GEOGRAPHY OF A HORSE DREAMER, Red Brick Theater Company, at the Cornservatory. There must be some reason for the enduring popularity of Sam Shepard’s 1974 play, and I suspect it lies in the opportunities it affords young actors for scenery gustation. Red Brick’s production, helmed by Cynthia Cales, frequently strains the performers’ vocal cords as they relay the story of Cody, a young man who dreams the outcome of horse races and so has been taken captive by a sinister band of gamblers. This staging is enjoyable enough at times, but Shepard’s tendency to be both heavy-handedly metaphorical–the dreamer as artist, the crooks as corporate goons who exploit the purity of his visions–and sentimental about the innocence of the old west makes for thin theatrical gruel.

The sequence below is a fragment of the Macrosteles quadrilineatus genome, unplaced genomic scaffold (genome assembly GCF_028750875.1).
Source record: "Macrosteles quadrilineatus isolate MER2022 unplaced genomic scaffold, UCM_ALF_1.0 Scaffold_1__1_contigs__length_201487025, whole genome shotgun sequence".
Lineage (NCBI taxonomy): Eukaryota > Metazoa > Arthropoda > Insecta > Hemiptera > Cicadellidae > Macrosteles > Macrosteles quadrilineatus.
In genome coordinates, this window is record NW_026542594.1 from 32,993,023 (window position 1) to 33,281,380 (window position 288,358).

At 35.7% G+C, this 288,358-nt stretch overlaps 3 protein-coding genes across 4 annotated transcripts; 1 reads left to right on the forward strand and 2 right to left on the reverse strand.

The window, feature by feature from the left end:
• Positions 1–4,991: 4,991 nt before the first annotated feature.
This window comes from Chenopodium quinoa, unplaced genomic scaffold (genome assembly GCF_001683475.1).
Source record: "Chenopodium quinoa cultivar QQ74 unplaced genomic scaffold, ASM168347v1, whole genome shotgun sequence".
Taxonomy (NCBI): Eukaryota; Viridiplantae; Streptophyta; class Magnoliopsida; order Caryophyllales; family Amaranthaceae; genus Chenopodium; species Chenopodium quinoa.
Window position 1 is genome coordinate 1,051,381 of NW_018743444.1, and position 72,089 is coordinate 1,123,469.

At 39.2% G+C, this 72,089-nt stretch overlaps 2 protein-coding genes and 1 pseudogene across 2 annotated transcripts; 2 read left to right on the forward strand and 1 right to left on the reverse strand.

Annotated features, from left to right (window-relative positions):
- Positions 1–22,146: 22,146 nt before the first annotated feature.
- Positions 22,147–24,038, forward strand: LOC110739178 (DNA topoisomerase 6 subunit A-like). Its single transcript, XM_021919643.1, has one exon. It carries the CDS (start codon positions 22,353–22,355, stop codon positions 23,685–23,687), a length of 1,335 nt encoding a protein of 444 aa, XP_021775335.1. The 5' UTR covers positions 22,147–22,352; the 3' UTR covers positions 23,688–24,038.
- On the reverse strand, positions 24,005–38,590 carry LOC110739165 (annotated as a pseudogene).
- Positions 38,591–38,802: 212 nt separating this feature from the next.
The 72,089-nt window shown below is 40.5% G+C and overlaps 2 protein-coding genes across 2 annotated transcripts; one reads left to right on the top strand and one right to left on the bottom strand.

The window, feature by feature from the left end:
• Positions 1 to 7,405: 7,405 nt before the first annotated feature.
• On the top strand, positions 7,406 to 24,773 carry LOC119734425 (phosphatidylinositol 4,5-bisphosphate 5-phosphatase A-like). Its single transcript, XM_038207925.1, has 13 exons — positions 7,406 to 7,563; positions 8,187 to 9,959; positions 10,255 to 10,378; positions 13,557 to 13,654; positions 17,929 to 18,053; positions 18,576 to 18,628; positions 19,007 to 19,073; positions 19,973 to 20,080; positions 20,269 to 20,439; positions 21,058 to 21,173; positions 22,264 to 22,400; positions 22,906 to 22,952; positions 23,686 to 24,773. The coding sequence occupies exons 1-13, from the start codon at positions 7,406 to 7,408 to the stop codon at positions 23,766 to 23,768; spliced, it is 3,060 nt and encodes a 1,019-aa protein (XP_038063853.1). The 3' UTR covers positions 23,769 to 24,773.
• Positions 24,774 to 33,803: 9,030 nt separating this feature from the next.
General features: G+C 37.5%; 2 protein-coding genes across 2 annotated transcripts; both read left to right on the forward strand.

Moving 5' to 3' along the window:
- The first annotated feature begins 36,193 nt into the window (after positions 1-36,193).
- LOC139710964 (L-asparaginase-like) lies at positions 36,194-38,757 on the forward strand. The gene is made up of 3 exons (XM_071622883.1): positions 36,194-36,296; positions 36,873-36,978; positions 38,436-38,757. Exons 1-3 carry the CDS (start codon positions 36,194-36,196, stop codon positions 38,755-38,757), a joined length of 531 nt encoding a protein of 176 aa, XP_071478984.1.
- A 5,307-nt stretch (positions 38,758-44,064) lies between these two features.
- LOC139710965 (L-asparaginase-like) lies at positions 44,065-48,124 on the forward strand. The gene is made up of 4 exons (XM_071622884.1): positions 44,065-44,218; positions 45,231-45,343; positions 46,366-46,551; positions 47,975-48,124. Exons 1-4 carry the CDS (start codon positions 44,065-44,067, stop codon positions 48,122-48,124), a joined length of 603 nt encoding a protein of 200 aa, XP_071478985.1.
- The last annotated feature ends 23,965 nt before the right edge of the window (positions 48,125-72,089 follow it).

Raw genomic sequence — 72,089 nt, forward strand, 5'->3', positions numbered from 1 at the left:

A clever director might make the script fresh by reading it as a comment on globalization and outsourcing, playing off the fact that the syndicate moves Cody around from one nameless country to another in search of profits. And a more imaginative, subtle, witty production might tease out the Pinteresque strands of nameless menace. Ethan Harper is convincingly feverish and frail as Cody, and Noah Krogh is delightful as Beaujo, the sweet, dumb half of the henchmen duo standing guard over the dreamer. Karl Sullivan’s detailed set is impressively and elaborately transformed at intermission, but I wish the company had spent as much energy figuring out why this play needs to be remounted 30 years after its premiere.